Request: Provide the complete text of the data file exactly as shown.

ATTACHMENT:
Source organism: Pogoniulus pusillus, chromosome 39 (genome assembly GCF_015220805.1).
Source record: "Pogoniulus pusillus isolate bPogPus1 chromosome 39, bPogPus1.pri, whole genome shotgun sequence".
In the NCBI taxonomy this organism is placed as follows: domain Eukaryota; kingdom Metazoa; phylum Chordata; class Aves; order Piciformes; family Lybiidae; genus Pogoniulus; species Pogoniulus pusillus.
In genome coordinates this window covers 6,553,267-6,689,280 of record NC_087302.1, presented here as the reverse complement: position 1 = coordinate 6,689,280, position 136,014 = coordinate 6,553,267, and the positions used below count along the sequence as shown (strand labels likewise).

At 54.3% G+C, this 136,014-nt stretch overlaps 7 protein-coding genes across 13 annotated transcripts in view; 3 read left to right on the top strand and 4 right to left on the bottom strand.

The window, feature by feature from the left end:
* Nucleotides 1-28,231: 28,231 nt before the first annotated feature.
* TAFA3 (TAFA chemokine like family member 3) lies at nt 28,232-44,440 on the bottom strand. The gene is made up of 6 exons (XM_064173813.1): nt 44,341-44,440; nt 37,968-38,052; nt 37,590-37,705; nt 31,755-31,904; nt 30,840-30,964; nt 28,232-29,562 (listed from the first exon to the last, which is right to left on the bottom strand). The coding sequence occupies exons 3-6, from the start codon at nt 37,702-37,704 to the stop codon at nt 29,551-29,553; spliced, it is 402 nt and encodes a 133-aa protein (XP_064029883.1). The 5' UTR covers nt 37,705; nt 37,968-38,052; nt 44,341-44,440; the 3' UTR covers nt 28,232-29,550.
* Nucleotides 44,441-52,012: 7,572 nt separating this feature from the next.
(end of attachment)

Source organism: Pogoniulus pusillus, chromosome 39 (genome assembly GCF_015220805.1).
Source record: "Pogoniulus pusillus isolate bPogPus1 chromosome 39, bPogPus1.pri, whole genome shotgun sequence".
In the NCBI taxonomy this organism is placed as follows: domain Eukaryota; kingdom Metazoa; phylum Chordata; class Aves; order Piciformes; family Lybiidae; genus Pogoniulus; species Pogoniulus pusillus.
In genome coordinates this window covers 6,553,267-6,689,280 of record NC_087302.1, presented here as the reverse complement: position 1 = coordinate 6,689,280, position 136,014 = coordinate 6,553,267, and the positions used below count along the sequence as shown (strand labels likewise).

At 54.3% G+C, this 136,014-nt stretch overlaps 7 protein-coding genes across 13 annotated transcripts in view; 3 read left to right on the top strand and 4 right to left on the bottom strand.

The window, feature by feature from the left end:
* Nucleotides 1-28,231: 28,231 nt before the first annotated feature.
* TAFA3 (TAFA chemokine like family member 3) lies at nt 28,232-44,440 on the bottom strand. The gene is made up of 6 exons (XM_064173813.1): nt 44,341-44,440; nt 37,968-38,052; nt 37,590-37,705; nt 31,755-31,904; nt 30,840-30,964; nt 28,232-29,562 (listed from the first exon to the last, which is right to left on the bottom strand). The coding sequence occupies exons 3-6, from the start codon at nt 37,702-37,704 to the stop codon at nt 29,551-29,553; spliced, it is 402 nt and encodes a 133-aa protein (XP_064029883.1). The 5' UTR covers nt 37,705; nt 37,968-38,052; nt 44,341-44,440; the 3' UTR covers nt 28,232-29,550.
* Nucleotides 44,441-52,012: 7,572 nt separating this feature from the next.